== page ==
For those familiar with using email applications such as Outlook, Gmail or Apple Mail, it might not seem like it should be very hard to send and receive electronic health information. But as it turns out, maintaining privacy, security, HIPAA compliance and electronic patient consent is very complex when exchanging electronic health data over the Internet. It is not easy even for physicians and hospitals using fully functional EHRs.
Virtual Scenario: Imagine that your patients’ electronic medical records are packaged in individual charged impulses that can propagate along the axons of a national health IT nervous system. This neuronal circuit provides the infrastructure needed to send one of those charged impulses containing the right information on the right patient to the right receiving provider whenever and wherever needed. As physicians know, the charged impulses will propagate along the tubular-shaped axon until they reach the terminal end, which does not directly connect with another axon. Instead, there is a gap or synapse which prevents the impulses from proceeding unless an intermediary event occurs. This constraint prevents chaotic, asynchronous transmissions of impulses that would result in unwanted movements or seizures. So, trusted intermediaries (i.e. neurotransmitters, ions) are needed at the gaps or synapses to enable axons to “talk” with one another in a standard and controlled manner. This allows the charged impulses to proceed in a synchronous manner. The axons, gaps, synapses and intermediaries must work together, or be “interoperable”, so that the charged impulses travel in a secure, coordinated manner all the way to their intended destination.
In this scenario the imaginary national health IT nervous system is analogous to the real-life health IT infrastructure being developed at the national and state levels through National Health Information Network (NHIN) Direct project and the State Health Information Exchange (HIE) Cooperative Program. The charged impulses represent each patient’s electronic health information. The axons represent each physician’s cable to the Internet. The gap or synapse represents the present-day constraints on our ability to send and receive electronic health information to one another. The trusted intermediaries represent local health information exchanges (local HIEs) and health information service providers (HISPs) that allow each physician’s axon to communicate through the Internet with axons from other physicians and hospitals. The interoperability needed among all parts of the virtual health IT nervous system is analogous to the interoperability needed among all parts of the real-life health IT infrastructure including EHRs, local HIEs and HISPs.
The Nationwide Health Information Network (NHIN), through the NHIN Direct project, defines standards, services and policies at a national level for health IT interoperability. At the core of NHIN Direct are trusted intermediaries that physicians can connect to in order to allow electronic health information to traverse the synapses between their axons and those from other physicians and hospitals. These trusted entities are called health information service providers (HISPs). HISPs are able to authenticate the senders and recipients of electronic health information. This provides verification regarding who really sent information and who really received it while also maintaining privacy and security while the data passes across the axonal synapses.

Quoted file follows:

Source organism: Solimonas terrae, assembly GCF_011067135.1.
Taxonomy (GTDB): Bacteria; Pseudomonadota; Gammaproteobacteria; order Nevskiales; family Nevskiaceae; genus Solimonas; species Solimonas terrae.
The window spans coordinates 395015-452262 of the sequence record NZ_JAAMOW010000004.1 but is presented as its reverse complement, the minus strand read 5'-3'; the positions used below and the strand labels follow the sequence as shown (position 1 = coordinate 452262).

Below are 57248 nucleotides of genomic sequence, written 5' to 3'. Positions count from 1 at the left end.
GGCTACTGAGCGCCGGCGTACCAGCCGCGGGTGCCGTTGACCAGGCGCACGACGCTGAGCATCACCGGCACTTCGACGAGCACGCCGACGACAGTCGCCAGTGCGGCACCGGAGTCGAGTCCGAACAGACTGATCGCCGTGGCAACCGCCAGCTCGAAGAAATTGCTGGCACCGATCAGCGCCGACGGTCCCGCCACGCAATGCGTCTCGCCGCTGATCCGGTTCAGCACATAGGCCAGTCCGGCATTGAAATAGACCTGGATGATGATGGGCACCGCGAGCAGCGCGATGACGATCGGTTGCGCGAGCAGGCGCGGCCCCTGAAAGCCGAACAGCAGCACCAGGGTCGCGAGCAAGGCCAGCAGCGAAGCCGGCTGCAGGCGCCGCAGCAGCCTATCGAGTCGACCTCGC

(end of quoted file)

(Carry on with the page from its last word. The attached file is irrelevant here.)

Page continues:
The Office of National Coordinator for Health IT (ONC) is making an effort to trickle down NHIN Direct standards and protocols to each state. Through the State HIE Cooperative Program, ONC grants funds to states who submit plans to build statewide health IT infrastructure to support interoperable health information exchange. In order to be funded the states must adhere to NHIN Direct standards.
For example, the Texas Health Services Authority (THSA) is using the grant funds to serve as a statewide convening entity that has gained consensus from a broad base of healthcare stakeholders on a three-pronged strategic plan for HIE in Texas:
- Local HIE Program— Local HIEs are another type of trusted intermediaries, like HISPs, that physicians can connect to in order to allow electronic health information to pass across the synapse to the axons of other physicians, labs, radiology centers, hospitals or others with electronic health information. Twelve local HIEs were launched in 2011-2012 with partial funding through the THSA’s Local HIE Grant Program. Some are currently operational and actively providing HIE connectivity to physicians and hospitals in their area
- State-level IT infrastructure and services—The goal is to develop statewide infrastructure and services that can be used by local HIEs to help them provide HIE services locally as well as to enable exchange of data from one HIE to another (statewide HIE services); also to support a transparent governance structure and develop policies and strategies that guide maturation of statewide health IT infrastructure
- “White Space” initiative—The goal is to make available basic health information exchange services to physicians and hospitals in regions of the state without local HIEs (the “white space”) by creating a marketplace of health information service providers (HISPs); physicians can apply for “vouchers” from THSA to offset the initial costs of connecting with the HISP they select.
Physicians should stay abreast of health IT interoperability efforts like these, especially those in their own communities like the local HIE efforts in Texas. Physician input and involvement in these initiatives helps ensure health IT is spliced into the healthcare industry's genome in way that promotes high quality care.